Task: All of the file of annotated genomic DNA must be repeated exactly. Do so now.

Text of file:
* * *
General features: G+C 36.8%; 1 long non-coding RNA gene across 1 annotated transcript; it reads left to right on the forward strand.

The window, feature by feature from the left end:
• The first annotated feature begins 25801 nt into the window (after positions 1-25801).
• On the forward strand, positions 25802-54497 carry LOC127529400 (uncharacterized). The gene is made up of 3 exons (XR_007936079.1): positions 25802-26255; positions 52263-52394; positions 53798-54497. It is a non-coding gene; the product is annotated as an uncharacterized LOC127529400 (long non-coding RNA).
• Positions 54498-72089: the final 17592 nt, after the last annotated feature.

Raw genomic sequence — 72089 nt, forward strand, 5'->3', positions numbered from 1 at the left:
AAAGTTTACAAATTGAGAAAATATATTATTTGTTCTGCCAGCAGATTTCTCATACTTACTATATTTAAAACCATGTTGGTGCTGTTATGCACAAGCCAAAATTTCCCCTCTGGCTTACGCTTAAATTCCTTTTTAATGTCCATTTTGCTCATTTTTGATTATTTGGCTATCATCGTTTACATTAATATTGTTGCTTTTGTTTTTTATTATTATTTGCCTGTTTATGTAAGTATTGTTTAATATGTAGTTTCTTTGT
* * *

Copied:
General features: G+C 36.8%; 1 long non-coding RNA gene across 1 annotated transcript; it reads left to right on the forward strand.

The window, feature by feature from the left end:
• The first annotated feature begins 25801 nt into the window (after positions 1-25801).
• On the forward strand, positions 25802-54497 carry LOC127529400 (uncharacterized). The gene is made up of 3 exons (XR_007936079.1): positions 25802-26255; positions 52263-52394; positions 53798-54497. It is a non-coding gene; the product is annotated as an uncharacterized LOC127529400 (long non-coding RNA).
• Positions 54498-72089: the final 17592 nt, after the last annotated feature.

Raw genomic sequence — 72089 nt, forward strand, 5'->3', positions numbered from 1 at the left:
AAAGTTTACAAATTGAGAAAATATATTATTTGTTCTGCCAGCAGATTTCTCATACTTACTATATTTAAAACCATGTTGGTGCTGTTATGCACAAGCCAAAATTTCCCCTCTGGCTTACGCTTAAATTCCTTTTTAATGTCCATTTTGCTCATTTTTGATTATTTGGCTATCATCGTTTACATTAATATTGTTGCTTTTGTTTTTTATTATTATTTGCCTGTTTATGTAAGTATTGTTTAATATGTAGTTTCTTTGT